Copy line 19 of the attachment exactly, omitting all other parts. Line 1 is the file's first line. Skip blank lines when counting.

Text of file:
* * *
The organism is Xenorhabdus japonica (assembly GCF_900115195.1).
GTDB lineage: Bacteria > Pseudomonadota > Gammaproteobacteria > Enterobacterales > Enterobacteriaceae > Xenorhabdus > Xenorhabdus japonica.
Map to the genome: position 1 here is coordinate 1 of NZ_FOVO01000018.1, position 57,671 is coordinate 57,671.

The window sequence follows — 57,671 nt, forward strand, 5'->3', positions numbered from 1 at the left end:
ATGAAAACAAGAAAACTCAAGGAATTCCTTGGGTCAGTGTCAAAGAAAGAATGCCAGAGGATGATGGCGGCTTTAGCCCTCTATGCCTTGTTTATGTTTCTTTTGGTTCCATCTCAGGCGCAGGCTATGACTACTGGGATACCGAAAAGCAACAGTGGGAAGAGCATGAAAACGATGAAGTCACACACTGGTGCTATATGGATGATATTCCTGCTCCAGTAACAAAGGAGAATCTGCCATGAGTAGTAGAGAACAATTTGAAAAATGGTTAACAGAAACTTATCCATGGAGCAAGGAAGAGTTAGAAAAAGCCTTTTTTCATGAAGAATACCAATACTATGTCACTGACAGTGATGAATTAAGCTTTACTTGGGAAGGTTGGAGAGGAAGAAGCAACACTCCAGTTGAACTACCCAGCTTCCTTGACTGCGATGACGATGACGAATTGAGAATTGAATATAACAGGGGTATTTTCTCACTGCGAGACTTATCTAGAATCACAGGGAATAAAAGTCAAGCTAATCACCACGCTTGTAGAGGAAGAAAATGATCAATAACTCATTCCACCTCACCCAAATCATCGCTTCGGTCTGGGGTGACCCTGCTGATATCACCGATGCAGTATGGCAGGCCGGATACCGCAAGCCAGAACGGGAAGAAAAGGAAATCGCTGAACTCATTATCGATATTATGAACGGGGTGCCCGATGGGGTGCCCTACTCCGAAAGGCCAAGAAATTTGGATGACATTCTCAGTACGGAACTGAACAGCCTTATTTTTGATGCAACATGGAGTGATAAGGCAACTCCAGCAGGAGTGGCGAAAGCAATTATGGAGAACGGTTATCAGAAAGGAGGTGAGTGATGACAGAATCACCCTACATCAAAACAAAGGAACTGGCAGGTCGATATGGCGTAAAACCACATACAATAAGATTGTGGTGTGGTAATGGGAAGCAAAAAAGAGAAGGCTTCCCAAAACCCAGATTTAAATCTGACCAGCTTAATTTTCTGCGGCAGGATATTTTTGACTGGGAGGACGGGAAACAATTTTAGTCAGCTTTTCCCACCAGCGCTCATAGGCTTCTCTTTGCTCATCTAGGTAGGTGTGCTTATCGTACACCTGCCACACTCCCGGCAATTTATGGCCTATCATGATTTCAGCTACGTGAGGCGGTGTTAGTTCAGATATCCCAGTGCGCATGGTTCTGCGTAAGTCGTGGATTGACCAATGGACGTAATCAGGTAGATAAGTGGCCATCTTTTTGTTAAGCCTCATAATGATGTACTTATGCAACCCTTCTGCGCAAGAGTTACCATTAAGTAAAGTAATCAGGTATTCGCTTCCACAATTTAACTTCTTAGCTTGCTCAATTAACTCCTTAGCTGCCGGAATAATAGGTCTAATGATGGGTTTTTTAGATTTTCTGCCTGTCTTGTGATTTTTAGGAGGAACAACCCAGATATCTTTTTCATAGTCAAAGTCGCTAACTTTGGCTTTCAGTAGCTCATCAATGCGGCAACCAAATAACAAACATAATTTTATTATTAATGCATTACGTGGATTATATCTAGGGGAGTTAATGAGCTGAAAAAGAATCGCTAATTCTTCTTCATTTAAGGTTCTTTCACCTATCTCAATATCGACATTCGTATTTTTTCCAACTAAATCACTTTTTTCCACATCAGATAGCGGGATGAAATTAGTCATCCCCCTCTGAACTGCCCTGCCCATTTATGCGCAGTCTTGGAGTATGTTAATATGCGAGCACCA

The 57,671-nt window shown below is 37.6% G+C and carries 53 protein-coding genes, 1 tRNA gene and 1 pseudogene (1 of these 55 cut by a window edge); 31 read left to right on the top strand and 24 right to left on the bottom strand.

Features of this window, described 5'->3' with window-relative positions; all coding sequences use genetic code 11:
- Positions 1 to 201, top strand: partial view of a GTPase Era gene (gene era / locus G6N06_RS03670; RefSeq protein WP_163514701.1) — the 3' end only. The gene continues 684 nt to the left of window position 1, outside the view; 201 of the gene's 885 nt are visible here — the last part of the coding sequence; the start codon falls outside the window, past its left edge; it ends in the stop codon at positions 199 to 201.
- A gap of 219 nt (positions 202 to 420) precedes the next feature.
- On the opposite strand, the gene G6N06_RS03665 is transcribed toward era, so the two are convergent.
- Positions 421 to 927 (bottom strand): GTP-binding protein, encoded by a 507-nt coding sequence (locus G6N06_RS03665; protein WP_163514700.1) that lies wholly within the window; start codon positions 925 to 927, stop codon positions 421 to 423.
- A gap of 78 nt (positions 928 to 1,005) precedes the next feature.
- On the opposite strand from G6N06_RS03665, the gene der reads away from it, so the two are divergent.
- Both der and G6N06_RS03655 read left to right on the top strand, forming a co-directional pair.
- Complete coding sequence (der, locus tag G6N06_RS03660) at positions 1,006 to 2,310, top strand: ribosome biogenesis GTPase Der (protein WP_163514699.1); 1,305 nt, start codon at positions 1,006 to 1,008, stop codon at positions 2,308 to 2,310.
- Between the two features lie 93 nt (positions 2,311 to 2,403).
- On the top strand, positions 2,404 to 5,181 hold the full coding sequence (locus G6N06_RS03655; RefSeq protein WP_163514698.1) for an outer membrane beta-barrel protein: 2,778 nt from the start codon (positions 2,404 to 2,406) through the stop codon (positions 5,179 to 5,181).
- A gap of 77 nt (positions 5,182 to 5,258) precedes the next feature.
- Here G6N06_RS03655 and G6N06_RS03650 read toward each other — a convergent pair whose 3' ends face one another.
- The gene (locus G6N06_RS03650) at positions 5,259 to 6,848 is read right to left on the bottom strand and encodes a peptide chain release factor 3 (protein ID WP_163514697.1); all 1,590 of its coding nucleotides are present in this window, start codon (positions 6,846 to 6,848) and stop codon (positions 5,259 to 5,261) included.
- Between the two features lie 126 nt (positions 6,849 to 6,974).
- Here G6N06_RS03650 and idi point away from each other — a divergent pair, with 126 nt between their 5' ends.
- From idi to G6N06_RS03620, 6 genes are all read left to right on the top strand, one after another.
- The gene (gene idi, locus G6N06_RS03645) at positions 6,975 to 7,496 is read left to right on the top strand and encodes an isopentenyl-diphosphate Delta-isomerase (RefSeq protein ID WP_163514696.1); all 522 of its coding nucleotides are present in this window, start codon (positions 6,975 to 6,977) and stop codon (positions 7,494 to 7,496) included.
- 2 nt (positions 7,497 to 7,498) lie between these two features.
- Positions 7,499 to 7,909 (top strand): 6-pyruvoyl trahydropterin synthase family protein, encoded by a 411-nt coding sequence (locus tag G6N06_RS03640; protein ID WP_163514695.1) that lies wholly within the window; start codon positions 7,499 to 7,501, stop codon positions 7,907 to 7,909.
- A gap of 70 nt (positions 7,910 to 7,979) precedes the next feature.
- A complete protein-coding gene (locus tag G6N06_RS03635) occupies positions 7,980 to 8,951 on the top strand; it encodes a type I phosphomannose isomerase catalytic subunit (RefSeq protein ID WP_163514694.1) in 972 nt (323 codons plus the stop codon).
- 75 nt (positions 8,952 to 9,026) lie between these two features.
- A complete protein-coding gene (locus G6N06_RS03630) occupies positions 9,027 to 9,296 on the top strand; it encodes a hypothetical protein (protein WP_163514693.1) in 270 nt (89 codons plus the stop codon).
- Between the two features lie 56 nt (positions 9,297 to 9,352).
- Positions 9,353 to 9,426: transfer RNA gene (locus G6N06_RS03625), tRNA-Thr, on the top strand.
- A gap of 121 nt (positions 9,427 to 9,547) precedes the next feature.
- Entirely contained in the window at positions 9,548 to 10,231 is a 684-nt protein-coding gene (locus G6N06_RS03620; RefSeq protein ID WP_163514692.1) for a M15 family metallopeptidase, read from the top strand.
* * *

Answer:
- Here G6N06_RS03655 and G6N06_RS03650 read toward each other — a convergent pair whose 3' ends face one another.